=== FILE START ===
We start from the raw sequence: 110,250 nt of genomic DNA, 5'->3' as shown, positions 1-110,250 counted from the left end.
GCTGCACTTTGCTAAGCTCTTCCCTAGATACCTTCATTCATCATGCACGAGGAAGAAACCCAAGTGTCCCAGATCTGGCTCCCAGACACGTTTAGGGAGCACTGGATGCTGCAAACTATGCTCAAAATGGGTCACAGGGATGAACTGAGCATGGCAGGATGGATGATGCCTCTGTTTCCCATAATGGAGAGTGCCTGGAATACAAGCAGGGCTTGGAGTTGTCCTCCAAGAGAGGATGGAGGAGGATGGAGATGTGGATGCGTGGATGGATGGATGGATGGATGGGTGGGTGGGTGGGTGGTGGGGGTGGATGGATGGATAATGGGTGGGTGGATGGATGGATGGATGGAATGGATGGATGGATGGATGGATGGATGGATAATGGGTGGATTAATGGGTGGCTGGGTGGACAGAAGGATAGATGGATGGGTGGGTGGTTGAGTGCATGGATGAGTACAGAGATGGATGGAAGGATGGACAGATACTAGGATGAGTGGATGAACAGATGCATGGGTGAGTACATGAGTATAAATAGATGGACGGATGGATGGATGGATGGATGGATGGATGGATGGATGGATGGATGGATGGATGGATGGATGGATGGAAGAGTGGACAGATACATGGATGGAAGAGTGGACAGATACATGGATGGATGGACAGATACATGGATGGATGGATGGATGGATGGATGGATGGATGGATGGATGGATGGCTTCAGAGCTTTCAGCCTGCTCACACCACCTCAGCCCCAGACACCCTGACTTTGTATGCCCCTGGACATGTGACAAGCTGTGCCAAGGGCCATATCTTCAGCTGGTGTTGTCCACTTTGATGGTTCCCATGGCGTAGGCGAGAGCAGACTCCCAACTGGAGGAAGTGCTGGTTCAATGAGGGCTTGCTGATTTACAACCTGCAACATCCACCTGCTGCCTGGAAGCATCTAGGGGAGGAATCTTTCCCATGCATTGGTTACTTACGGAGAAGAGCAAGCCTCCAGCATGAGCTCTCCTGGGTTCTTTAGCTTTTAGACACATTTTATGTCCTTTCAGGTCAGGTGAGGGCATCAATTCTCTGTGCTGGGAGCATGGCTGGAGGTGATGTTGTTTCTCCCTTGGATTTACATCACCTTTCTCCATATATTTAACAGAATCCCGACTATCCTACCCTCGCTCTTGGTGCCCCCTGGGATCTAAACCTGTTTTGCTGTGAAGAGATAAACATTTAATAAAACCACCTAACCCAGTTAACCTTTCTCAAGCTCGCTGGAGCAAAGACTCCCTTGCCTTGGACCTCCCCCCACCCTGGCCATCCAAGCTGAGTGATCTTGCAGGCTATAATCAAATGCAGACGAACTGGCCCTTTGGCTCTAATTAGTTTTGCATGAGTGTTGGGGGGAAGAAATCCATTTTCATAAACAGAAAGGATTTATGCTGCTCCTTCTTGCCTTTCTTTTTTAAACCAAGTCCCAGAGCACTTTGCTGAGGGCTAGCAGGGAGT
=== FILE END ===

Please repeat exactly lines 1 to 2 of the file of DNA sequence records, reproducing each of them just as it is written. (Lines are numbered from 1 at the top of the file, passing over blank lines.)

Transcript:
We start from the raw sequence: 110,250 nt of genomic DNA, 5'->3' as shown, positions 1-110,250 counted from the left end.
GCTGCACTTTGCTAAGCTCTTCCCTAGATACCTTCATTCATCATGCACGAGGAAGAAACCCAAGTGTCCCAGATCTGGCTCCCAGACACGTTTAGGGAGCACTGGATGCTGCAAACTATGCTCAAAATGGGTCACAGGGATGAACTGAGCATGGCAGGATGGATGATGCCTCTGTTTCCCATAATGGAGAGTGCCTGGAATACAAGCAGGGCTTGGAGTTGTCCTCCAAGAGAGGATGGAGGAGGATGGAGATGTGGATGCGTGGATGGATGGATGGATGGATGGGTGGGTGGGTGGGTGGTGGGGGTGGATGGATGGATAATGGGTGGGTGGATGGATGGATGGATGGAATGGATGGATGGATGGATGGATGGATGGATAATGGGTGGATTAATGGGTGGCTGGGTGGACAGAAGGATAGATGGATGGGTGGGTGGTTGAGTGCATGGATGAGTACAGAGATGGATGGAAGGATGGACAGATACTAGGATGAGTGGATGAACAGATGCATGGGTGAGTACATGAGTATAAATAGATGGACGGATGGATGGATGGATGGATGGATGGATGGATGGATGGATGGATGGATGGATGGATGGATGGATGGAAGAGTGGACAGATACATGGATGGAAGAGTGGACAGATACATGGATGGATGGACAGATACATGGATGGATGGATGGATGGATGGATGGATGGATGGATGGATGGATGGCTTCAGAGCTTTCAGCCTGCTCACACCACCTCAGCCCCAGACACCCTGACTTTGTATGCCCCTGGACATGTGACAAGCTGTGCCAAGGGCCATATCTTCAGCTGGTGTTGTCCACTTTGATGGTTCCCATGGCGTAGGCGAGAGCAGACTCCCAACTGGAGGAAGTGCTGGTTCAATGAGGGCTTGCTGATTTACAACCTGCAACATCCACCTGCTGCCTGGAAGCATCTAGGGGAGGAATCTTTCCCATGCATTGGTTACTTACGGAGAAGAGCAAGCCTCCAGCATGAGCTCTCCTGGGTTCTTTAGCTTTTAGACACATTTTATGTCCTTTCAGGTCAGGTGAGGGCATCAATTCTCTGTGCTGGGAGCATGGCTGGAGGTGATGTTGTTTCTCCCTTGGATTTACATCACCTTTCTCCATATATTTAACAGAATCCCGACTATCCTACCCTCGCTCTTGGTGCCCCCTGGGATCTAAACCTGTTTTGCTGTGAAGAGATAAACATTTAATAAAACCACCTAACCCAGTTAACCTTTCTCAAGCTCGCTGGAGCAAAGACTCCCTTGCCTTGGACCTCCCCCCACCCTGGCCATCCAAGCTGAGTGATCTTGCAGGCTATAATCAAATGCAGACGAACTGGCCCTTTGGCTCTAATTAGTTTTGCATGAGTGTTGGGGGGAAGAAATCCATTTTCATAAACAGAAAGGATTTATGCTGCTCCTTCTTGCCTTTCTTTTTTAAACCAAGTCCCAGAGCACTTTGCTGAGGGCTAGCAGGGAGT